We live in a time where perfection is king. Our computers exist to help make everything they process perfect, even the cameras on our phones record the lightest light and the darkest dark. And if something isn’t perfect we have numerous tools to touch things up and make them perfect.

For these reasons, I’m interested in ‘imperfections’ and the quality of making mistakes. It sounds strange, but if everything is perfect, there is no creativity anymore. New ideas spring from failures or mistakes. These errors can change previous perceptions and open up new ways of looking at things, thus making the mistake something to strive for.

Failures and inspiration from mistakes can be found pretty much everywhere. Just by walking down the street and keeping an eye open often works. The most funny and ridiculous mistakes are often made in constructions or road works. A classic is the letters STOP stencilled on the road. There are numerous examples where road workers did not really get the idea of how to do it. It’s remarkable how many mistakes one can make with this four-letter word.

Another classic mistake, but more rare, is to find things that can go wrong in constructing a balcony. How can you build a balcony when the door isn’t yet ready? Or how about having a lovely balcony, the only problem is that it’s built right above a train track.

Frequently these construction mistakes involve toilets. A bathroom is usually a small space to construct, so a mistake is often quickly made. There’s for instance the difficulty of a toilet door opening so the inside can be a problem. The only solution here is to carve a piece out of the door, so it won’t bump into the toilet seat. Things get even funnier when the toilet seat and cover are constructed in the wrong order. You feel the confusion and desperation of someone confronted with this situation.

André Thijssen,Grünau, Namibia 2000

Often there’s no need to go out looking for these mistakes yourself. There are hundreds of people online, all on the hunt, photographing and sharing these errors. The ones that I find the most myself are situations with trees. A tree is a big thing that is difficult to move from its place. This can be a problem. Especially when this tree is standing exactly in front of a parking spot. In this way it’s totally impossible to enter the parking spot, even though the parking spot is inviting you by the letter P standing on a sign. In the same category you find a tree standing in the middle of a cycling path or staircases.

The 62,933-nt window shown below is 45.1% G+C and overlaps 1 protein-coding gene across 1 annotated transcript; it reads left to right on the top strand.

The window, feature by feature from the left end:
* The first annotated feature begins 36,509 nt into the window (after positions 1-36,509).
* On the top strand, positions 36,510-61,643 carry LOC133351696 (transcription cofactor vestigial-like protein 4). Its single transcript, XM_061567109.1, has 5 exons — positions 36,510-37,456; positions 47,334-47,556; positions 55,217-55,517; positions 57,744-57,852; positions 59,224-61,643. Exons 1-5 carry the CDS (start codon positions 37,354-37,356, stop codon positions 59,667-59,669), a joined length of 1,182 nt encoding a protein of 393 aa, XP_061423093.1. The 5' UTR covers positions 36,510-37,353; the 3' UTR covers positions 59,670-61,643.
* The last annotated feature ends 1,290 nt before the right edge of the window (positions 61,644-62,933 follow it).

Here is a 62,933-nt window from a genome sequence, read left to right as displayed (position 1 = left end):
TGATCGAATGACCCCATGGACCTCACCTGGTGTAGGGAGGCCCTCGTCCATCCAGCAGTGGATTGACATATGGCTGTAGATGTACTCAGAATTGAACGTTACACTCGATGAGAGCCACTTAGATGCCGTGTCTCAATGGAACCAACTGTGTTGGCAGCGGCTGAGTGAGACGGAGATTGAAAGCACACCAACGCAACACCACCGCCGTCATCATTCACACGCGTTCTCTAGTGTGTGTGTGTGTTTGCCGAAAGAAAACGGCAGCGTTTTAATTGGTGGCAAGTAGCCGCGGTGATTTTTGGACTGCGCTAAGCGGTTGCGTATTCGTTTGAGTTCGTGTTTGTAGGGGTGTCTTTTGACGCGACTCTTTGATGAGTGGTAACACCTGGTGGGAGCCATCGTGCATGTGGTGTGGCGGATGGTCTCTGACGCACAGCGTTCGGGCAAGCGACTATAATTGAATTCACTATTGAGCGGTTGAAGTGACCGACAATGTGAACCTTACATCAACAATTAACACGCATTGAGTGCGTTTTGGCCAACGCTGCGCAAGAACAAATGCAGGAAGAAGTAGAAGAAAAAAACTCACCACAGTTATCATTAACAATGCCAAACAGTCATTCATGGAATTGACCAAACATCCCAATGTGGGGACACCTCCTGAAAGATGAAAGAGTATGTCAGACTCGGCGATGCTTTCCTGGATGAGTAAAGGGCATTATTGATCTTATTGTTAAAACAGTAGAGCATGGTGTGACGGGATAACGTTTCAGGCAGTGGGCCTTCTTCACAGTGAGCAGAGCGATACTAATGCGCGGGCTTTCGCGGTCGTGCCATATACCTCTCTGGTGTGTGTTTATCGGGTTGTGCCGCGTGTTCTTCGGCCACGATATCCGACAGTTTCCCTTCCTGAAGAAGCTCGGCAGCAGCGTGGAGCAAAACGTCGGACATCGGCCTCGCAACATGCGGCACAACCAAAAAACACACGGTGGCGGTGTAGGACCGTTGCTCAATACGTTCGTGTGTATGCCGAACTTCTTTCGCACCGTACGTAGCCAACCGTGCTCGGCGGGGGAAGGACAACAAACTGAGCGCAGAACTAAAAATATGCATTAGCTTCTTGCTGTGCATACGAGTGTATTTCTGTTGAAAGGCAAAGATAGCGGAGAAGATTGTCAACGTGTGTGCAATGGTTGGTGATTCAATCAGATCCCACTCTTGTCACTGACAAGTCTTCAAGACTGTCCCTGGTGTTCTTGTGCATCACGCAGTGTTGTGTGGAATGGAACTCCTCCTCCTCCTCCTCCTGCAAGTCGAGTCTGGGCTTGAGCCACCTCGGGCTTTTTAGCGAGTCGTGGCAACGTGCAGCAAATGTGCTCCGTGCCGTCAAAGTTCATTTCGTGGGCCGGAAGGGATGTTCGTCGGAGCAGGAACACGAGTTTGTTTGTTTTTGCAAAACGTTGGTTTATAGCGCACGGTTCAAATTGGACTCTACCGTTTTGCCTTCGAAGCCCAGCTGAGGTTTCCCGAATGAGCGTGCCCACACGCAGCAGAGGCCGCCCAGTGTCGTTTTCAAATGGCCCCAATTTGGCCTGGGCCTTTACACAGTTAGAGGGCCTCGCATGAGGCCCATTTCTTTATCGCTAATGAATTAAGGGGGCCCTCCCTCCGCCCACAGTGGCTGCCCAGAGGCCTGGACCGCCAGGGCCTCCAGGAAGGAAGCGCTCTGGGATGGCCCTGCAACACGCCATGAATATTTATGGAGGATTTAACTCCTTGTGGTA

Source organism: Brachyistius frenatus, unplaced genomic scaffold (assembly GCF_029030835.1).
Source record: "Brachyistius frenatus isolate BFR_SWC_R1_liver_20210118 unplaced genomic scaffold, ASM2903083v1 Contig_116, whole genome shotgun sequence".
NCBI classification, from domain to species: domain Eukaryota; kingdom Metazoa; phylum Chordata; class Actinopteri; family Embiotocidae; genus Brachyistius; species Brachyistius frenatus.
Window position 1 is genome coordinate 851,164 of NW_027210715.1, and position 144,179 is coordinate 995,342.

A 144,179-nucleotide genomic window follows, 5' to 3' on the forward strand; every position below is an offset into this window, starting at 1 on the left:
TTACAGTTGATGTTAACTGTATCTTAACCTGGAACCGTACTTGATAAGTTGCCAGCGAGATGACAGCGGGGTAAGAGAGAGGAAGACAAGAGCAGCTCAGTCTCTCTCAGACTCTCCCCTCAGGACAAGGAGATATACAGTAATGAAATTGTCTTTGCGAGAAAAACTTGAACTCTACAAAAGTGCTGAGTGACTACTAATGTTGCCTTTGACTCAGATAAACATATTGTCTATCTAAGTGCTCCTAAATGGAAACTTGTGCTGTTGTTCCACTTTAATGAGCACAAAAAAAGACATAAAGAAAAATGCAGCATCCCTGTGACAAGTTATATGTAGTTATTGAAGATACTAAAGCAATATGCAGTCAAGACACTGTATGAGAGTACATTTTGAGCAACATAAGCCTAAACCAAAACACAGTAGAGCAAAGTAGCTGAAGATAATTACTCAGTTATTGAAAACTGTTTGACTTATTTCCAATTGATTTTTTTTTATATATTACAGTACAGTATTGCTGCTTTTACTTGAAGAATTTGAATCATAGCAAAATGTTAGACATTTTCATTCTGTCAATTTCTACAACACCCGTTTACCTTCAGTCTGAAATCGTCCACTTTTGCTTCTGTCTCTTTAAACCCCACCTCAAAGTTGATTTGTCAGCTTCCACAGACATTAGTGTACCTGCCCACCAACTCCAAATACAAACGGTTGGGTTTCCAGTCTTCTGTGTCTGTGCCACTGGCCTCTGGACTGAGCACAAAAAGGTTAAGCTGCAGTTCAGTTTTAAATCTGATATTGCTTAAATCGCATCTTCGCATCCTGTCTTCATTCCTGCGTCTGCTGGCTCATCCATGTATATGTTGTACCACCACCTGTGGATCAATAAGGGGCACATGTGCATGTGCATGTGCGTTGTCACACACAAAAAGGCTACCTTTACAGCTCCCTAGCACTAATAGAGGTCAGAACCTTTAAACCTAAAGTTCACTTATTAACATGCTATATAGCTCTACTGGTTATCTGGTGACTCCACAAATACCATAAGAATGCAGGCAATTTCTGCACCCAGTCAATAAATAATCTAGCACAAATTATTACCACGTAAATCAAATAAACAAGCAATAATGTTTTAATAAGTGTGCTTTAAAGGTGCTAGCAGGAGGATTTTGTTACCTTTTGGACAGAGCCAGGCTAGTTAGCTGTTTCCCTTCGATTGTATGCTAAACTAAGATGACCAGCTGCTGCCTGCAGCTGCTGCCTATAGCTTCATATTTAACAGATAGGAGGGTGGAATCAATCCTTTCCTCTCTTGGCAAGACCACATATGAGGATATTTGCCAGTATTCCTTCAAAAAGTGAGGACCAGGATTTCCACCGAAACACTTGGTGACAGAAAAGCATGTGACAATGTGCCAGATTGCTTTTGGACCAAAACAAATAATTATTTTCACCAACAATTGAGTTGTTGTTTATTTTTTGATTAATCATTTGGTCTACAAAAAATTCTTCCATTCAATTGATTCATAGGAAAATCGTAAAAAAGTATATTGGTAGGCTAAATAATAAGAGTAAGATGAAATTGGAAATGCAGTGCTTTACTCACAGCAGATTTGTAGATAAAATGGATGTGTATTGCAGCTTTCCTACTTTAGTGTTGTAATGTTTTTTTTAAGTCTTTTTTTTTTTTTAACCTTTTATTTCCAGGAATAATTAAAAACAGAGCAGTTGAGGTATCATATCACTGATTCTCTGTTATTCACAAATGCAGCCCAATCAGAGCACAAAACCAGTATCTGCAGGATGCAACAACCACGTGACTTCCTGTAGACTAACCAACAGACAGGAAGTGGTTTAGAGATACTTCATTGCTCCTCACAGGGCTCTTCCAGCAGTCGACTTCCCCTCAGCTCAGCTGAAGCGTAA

An artist and photographer who has a brilliant eye for mistakes is André Thijssen. For many years he searches all over the world for images that are slightly off. The only images he’s interested in are the ones that show something not natural in a natural environment. The classic example is a car parked with his wheels right in front of two concrete balls on the pavement. The balls make the new wheels of the car.

André Thijssen, New York City, USA 2002

Maybe the best example I found representing mistakes is an album of an American family fighting against the biggest mystery in photography: How to shoot my black dog? They failed all their lives to document their dog and as a result of that, the dog appeared as a black shadow on every image.

A black phantom in front of their house, on their sofa, in the garden and on their bed. In the end the family got really frustrated and started to over-expose the images. As a result of which there’s one image where you can see the dog. Finally.

Making and finding mistakes is something to wake up for, it’s shines a light on the difficulties in a creative process. By looking at them and embracing them you will end making unexpected and wonderful discoveries.

Long live the Mistake!